New Deputy Commissioner of Police
Long-serving Police Assistant Commissioner Wally Haumaha has been appointed to a new role as Deputy Commissioner.
“The Deputy Commissioner of Police is a statutory appointment, made by the Governor-General on the recommendation of the Prime Minister,” says Police Minister Stuart Nash.
Wallace (Wally) Patrick Haumaha, QSM and ONZM, has been appointed for five years from 3 June 2018. The term of the current Deputy Commissioner Vivian (Viv) Rickard ends on 2 June. Mr Rickard was appointed in 2010 and has served two terms.
Wally Haumaha is currently Deputy Chief Executive Maori, at Assistant Commissioner rank. The Deputy Chief Executive Maori position leads the Maori, Pacific and Ethnic services communities group. He first joined New Zealand Police in 1984.
“Wally Haumaha is a highly respected leader across our communities,” says Mr Nash.
“He has led work to build the cultural capability of Police across all Districts, and is a key advisor on diversity strategies for Police recruitment. He is committed to enhancing Police leadership and responsiveness to Maori, Pacific and ethnic communities.
“Mr Haumaha has driven the development and implementation of the restorative justice initiative Te Pae Oranga, formerly known as Iwi Community Panels. The panels provide alternative resolutions for low-level offending and require an offender to plead guilty, work on a plan to identify the harm they have caused, and identify ways to avoid offending again.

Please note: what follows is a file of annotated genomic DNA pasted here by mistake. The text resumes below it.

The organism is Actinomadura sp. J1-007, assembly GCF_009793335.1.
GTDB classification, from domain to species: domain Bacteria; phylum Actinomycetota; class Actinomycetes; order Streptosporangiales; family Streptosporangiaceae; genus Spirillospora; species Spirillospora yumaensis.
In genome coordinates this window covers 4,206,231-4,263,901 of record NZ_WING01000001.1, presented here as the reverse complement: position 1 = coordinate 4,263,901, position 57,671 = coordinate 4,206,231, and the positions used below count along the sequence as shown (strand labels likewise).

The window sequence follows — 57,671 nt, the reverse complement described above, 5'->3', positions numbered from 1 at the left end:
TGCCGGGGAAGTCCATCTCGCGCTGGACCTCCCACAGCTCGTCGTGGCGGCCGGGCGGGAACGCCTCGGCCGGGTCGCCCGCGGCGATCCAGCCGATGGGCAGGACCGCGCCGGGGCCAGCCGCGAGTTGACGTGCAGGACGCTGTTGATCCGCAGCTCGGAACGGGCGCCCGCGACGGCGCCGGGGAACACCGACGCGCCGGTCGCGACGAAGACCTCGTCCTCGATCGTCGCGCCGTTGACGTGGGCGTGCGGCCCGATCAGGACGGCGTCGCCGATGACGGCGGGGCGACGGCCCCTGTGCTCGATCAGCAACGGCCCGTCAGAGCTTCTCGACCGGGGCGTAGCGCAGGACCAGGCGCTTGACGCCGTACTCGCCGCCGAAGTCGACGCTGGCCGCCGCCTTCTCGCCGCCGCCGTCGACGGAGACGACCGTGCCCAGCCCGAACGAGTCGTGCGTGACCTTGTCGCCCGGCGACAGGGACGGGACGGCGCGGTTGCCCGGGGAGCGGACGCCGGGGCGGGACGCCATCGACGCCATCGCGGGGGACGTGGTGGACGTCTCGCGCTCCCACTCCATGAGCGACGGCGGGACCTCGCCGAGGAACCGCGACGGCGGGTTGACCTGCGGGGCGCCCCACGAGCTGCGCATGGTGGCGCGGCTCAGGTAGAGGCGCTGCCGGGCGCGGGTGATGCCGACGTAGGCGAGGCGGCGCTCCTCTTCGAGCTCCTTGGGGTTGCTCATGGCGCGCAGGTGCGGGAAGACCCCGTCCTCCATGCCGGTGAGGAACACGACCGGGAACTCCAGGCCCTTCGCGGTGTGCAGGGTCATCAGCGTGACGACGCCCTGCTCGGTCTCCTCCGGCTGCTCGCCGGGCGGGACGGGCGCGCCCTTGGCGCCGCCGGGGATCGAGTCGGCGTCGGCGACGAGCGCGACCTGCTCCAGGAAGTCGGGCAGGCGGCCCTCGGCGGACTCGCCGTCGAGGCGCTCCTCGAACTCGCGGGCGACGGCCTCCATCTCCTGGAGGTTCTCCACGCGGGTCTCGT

“He has been responsible for the Iwi Community Panels since they were established by the previous government as a pilot scheme in 2014. We have now made them a permanent part of the Prevention First operating model. Nine panels are in place and a further four will be established in June. Planning is also underway for another six by early 2019. This work is a crucial component of plans to reform the criminal justice system by reducing reoffending and victimisation and breaking the cycle that leads to imprisonment.
“Wally Haumaha has the clear vision and leadership skills required to deliver on the Government’s priorities for Police. I expect him to play a key role to strengthen Maori leadership within Police and enhance the relationship between Police and Maori communities, in order to reduce both victimisation and offending. He is also superbly placed to work with other justice sector agencies to reduce the prison population.
“I’m very pleased to appoint Mr Haumaha to this role. I also wish to acknowledge and thank Viv Rickard for his commitment and service to Police, especially as a member of the Police Executive for most of the past decade,” says Mr Nash.
Mr Haumaha was awarded the Queen’s Service Medal in 1998 for service to the community, and was made an Officer of the New Zealand Order of Merit in 2017 for services to NZ Police and Maori, Pacific and ethnic communities.